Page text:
Dmesg Command in Linux
4 min read
The Linux kernel is the core of the operating system that controls access to the system resources, such as CPU, I/O devices, physical memory, and file systems. The kernel writes various messages to the kernel ring buffer during the boot process, and when the system is running. These messages include various information about the operation of the system.
The kernel ring buffer is a portion of the physical memory that holds the kernel’s log messages. It has a fixed size, which means once the buffer is full, the older logs records are overwritten.
dmesg command-line utility is used to print and control the kernel ring buffer in Linux and other Unix-like operating systems. It is useful for examining kernel boot messages and debugging hardware related issues.
In this tutorial, we’ll cover the basics of the
The syntax for the
dmesg command is as follows:
When invoked without any options
dmesg writes all messages from the kernel ring buffer to the standard output:
By default, all users can run the
dmesg command. However, on some systems, the access to
dmesg may be restricted for non-root users. In this situation, when invoking
dmesg you will get an error message like below:
dmesg: read kernel buffer failed: Operation not permitted
The kernel parameter
kernel.dmesg_restrict specifies whether unprivileged users can use
dmesg to view messages from the kernel’s log buffer. To remove the restrictions, set it to zero:
sudo sysctl -w kernel.dmesg_restrict=0
Usually, the output contains a lot of lines of information, so only the last part of the output is viewable. To see one page at a time, pipe the output to a pager utility such as
dmesg --color=always | less
--color=always is used to preserve the colored output.
If you want to filter the buffer messages, use
. For example, to view only the USB related messages, you would type:
dmesg | grep -i usb
dmesg reads the messages generated by the kernel from the
/proc/kmsg virtual file. This file provides an interface to the kernel ring buffer and can be opened only by one process. If
syslog process is running on your system and you try to read the file with
less, the command will hang.
syslog daemon dumps kernel messages to
/var/log/dmesg, so you can also use that log file:
dmesg command provides a number of options that help you format and filter the output.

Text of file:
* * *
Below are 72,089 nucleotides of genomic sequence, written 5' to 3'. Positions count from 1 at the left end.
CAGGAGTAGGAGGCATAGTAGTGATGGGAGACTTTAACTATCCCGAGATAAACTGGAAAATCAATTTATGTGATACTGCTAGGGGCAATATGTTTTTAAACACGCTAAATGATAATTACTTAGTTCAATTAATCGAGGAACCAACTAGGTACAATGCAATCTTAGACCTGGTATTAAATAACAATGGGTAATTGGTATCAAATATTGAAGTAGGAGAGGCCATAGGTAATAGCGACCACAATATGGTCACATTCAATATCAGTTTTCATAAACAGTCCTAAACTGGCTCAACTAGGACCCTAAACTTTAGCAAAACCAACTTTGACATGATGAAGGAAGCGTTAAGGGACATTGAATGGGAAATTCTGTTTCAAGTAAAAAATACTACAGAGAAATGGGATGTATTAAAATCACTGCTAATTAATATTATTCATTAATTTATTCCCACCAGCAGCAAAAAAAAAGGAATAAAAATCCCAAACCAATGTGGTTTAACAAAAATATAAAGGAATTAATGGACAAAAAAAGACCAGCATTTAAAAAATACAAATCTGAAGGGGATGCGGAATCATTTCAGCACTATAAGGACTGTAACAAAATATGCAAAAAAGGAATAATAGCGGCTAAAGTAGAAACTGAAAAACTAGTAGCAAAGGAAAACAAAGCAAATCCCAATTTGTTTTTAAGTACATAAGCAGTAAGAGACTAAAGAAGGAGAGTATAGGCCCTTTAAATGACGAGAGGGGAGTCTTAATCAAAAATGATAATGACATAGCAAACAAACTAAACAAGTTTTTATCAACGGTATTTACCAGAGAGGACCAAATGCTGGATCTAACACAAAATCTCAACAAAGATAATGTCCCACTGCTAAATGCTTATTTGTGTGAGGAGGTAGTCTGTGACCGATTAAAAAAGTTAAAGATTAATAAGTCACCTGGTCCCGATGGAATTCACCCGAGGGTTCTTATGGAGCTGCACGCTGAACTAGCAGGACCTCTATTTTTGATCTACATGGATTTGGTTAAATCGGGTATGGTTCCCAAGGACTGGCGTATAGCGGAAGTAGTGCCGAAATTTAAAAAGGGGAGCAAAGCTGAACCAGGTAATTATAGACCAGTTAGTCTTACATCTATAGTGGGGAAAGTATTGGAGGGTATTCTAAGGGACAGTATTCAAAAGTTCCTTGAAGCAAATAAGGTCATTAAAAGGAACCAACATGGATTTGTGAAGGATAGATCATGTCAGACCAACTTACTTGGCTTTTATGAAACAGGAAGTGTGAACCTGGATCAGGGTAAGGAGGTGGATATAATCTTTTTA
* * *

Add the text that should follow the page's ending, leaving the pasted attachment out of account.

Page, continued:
One of the most used options of
--human), which enables the human-readable output. This option pipe the command output into a pager:
To print human-readable timestamps use the
[Mon Oct 14 14:38:04 2019] IPv6: ADDRCONF(NETDEV_CHANGE): wlp1s0: link becomes ready
The timestamps format can also be set using the
--time-format <format> option, which can be ctime, reltime, delta, notime, or iso. For example to use the delta format you would type:
You can also combine two or more options:
dmesg -H -T
To watch the output of the
dmesg command in real-time use the
You can restrict the
dmesg output to given facilities and levels.
The facility represents the process that created the message.
dmesg supports the following log facilities:
kern- kernel messages
user- user-level messages
daemon- system daemons
auth- security/authorization messages
syslog- internal syslogd messages
lpr- line printer subsystem
news- network news subsystem
--facility <list>) option allows you to limit the output to specific facilities. The option accepts one or more comma-separated facilities.
For example, to display only the kernel and system daemons messages you would use:
dmesg -f kern,daemon
Each log message is associated with a log level that shows the importance of the message.
dmesg supports the following log levels:
emerg- system is unusable
alert- action must be taken immediately
crit- critical conditions
err- error conditions
warn- warning conditions
notice- normal but significant condition
debug- debug-level messages
--level <list>) option restricts the output to defined levels. The option accepts one or more comma-separated levels.
The following command displays only the error and critical messages:
dmesg -l err,crit
Clearing the Ring Buffer
--clear) option allows you to clear the ring buffer:
sudo dmesg -C
Only root or users with sudo privileges can clear the buffer.
To print the buffer contents before clearing use the
sudo dmesg -c
If you want to save the current
dmesg logs in a file before clearing it, redirect the output to a file:
dmesg > dmesg_messages
dmesg command allows you to view and control the kernel ring buffer. It can be very useful when troubleshooting kernel or hardware issues.
man dmesg in your terminal for information about all available
If you have any questions or feedback, feel free to leave a comment.